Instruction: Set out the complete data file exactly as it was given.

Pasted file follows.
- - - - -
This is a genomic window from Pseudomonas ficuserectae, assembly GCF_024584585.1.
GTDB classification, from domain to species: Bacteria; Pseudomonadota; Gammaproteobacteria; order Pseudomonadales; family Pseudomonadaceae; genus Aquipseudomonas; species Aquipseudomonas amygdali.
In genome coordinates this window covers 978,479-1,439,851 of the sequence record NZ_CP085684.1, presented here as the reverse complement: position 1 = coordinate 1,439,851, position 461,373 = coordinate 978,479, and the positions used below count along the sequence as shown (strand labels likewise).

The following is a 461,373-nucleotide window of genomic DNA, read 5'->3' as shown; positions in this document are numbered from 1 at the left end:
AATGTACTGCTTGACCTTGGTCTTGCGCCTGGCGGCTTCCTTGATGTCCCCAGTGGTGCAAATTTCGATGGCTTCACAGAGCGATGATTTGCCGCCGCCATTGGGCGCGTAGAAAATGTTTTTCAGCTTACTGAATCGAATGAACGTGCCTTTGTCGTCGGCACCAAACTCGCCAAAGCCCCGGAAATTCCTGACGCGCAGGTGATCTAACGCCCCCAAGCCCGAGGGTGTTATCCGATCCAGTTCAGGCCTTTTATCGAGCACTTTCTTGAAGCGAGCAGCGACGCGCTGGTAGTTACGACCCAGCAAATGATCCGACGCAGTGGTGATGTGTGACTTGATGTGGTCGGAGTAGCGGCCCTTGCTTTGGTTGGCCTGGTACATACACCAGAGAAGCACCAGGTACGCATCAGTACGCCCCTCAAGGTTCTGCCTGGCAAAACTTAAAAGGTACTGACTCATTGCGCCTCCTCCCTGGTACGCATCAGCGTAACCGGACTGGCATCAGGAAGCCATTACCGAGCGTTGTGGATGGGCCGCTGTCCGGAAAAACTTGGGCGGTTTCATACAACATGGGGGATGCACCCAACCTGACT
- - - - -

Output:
This is a genomic window from Pseudomonas ficuserectae, assembly GCF_024584585.1.
GTDB classification, from domain to species: Bacteria; Pseudomonadota; Gammaproteobacteria; order Pseudomonadales; family Pseudomonadaceae; genus Aquipseudomonas; species Aquipseudomonas amygdali.
In genome coordinates this window covers 978,479-1,439,851 of the sequence record NZ_CP085684.1, presented here as the reverse complement: position 1 = coordinate 1,439,851, position 461,373 = coordinate 978,479, and the positions used below count along the sequence as shown (strand labels likewise).

The following is a 461,373-nucleotide window of genomic DNA, read 5'->3' as shown; positions in this document are numbered from 1 at the left end:
AATGTACTGCTTGACCTTGGTCTTGCGCCTGGCGGCTTCCTTGATGTCCCCAGTGGTGCAAATTTCGATGGCTTCACAGAGCGATGATTTGCCGCCGCCATTGGGCGCGTAGAAAATGTTTTTCAGCTTACTGAATCGAATGAACGTGCCTTTGTCGTCGGCACCAAACTCGCCAAAGCCCCGGAAATTCCTGACGCGCAGGTGATCTAACGCCCCCAAGCCCGAGGGTGTTATCCGATCCAGTTCAGGCCTTTTATCGAGCACTTTCTTGAAGCGAGCAGCGACGCGCTGGTAGTTACGACCCAGCAAATGATCCGACGCAGTGGTGATGTGTGACTTGATGTGGTCGGAGTAGCGGCCCTTGCTTTGGTTGGCCTGGTACATACACCAGAGAAGCACCAGGTACGCATCAGTACGCCCCTCAAGGTTCTGCCTGGCAAAACTTAAAAGGTACTGACTCATTGCGCCTCCTCCCTGGTACGCATCAGCGTAACCGGACTGGCATCAGGAAGCCATTACCGAGCGTTGTGGATGGGCCGCTGTCCGGAAAAACTTGGGCGGTTTCATACAACATGGGGGATGCACCCAACCTGACT